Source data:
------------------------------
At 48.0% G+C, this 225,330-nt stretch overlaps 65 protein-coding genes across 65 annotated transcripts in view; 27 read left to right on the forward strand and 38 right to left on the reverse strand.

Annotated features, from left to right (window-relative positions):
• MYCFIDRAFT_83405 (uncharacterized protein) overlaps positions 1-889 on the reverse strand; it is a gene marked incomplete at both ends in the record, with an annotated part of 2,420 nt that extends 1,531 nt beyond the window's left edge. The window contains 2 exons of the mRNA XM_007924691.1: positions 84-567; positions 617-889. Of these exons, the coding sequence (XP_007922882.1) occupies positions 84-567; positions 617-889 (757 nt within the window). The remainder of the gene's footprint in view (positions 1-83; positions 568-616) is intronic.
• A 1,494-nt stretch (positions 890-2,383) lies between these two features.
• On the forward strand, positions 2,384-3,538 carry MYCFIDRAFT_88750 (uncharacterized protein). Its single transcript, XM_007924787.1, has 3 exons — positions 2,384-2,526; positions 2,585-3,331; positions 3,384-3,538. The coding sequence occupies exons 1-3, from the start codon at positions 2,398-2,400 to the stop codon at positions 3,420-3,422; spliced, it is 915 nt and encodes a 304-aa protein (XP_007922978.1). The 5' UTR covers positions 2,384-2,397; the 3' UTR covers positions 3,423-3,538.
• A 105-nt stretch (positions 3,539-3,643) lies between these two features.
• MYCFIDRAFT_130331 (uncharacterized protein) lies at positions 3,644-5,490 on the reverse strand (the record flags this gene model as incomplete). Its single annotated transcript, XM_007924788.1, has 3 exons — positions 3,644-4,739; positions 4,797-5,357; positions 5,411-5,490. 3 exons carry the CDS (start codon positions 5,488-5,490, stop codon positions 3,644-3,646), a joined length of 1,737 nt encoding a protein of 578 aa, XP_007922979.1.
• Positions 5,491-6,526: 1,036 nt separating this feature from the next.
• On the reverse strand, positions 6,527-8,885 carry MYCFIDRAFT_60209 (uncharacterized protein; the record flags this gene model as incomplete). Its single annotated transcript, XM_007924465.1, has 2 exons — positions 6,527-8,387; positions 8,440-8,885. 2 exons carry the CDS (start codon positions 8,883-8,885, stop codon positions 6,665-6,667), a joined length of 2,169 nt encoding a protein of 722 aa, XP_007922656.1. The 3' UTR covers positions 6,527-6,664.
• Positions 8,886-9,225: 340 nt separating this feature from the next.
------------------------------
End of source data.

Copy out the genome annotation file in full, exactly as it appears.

At 48.0% G+C, this 225,330-nt stretch overlaps 65 protein-coding genes across 65 annotated transcripts in view; 27 read left to right on the forward strand and 38 right to left on the reverse strand.

Annotated features, from left to right (window-relative positions):
• MYCFIDRAFT_83405 (uncharacterized protein) overlaps positions 1-889 on the reverse strand; it is a gene marked incomplete at both ends in the record, with an annotated part of 2,420 nt that extends 1,531 nt beyond the window's left edge. The window contains 2 exons of the mRNA XM_007924691.1: positions 84-567; positions 617-889. Of these exons, the coding sequence (XP_007922882.1) occupies positions 84-567; positions 617-889 (757 nt within the window). The remainder of the gene's footprint in view (positions 1-83; positions 568-616) is intronic.
• A 1,494-nt stretch (positions 890-2,383) lies between these two features.
• On the forward strand, positions 2,384-3,538 carry MYCFIDRAFT_88750 (uncharacterized protein). Its single transcript, XM_007924787.1, has 3 exons — positions 2,384-2,526; positions 2,585-3,331; positions 3,384-3,538. The coding sequence occupies exons 1-3, from the start codon at positions 2,398-2,400 to the stop codon at positions 3,420-3,422; spliced, it is 915 nt and encodes a 304-aa protein (XP_007922978.1). The 5' UTR covers positions 2,384-2,397; the 3' UTR covers positions 3,423-3,538.
• A 105-nt stretch (positions 3,539-3,643) lies between these two features.
• MYCFIDRAFT_130331 (uncharacterized protein) lies at positions 3,644-5,490 on the reverse strand (the record flags this gene model as incomplete). Its single annotated transcript, XM_007924788.1, has 3 exons — positions 3,644-4,739; positions 4,797-5,357; positions 5,411-5,490. 3 exons carry the CDS (start codon positions 5,488-5,490, stop codon positions 3,644-3,646), a joined length of 1,737 nt encoding a protein of 578 aa, XP_007922979.1.
• Positions 5,491-6,526: 1,036 nt separating this feature from the next.
• On the reverse strand, positions 6,527-8,885 carry MYCFIDRAFT_60209 (uncharacterized protein; the record flags this gene model as incomplete). Its single annotated transcript, XM_007924465.1, has 2 exons — positions 6,527-8,387; positions 8,440-8,885. 2 exons carry the CDS (start codon positions 8,883-8,885, stop codon positions 6,665-6,667), a joined length of 2,169 nt encoding a protein of 722 aa, XP_007922656.1. The 3' UTR covers positions 6,527-6,664.
• Positions 8,886-9,225: 340 nt separating this feature from the next.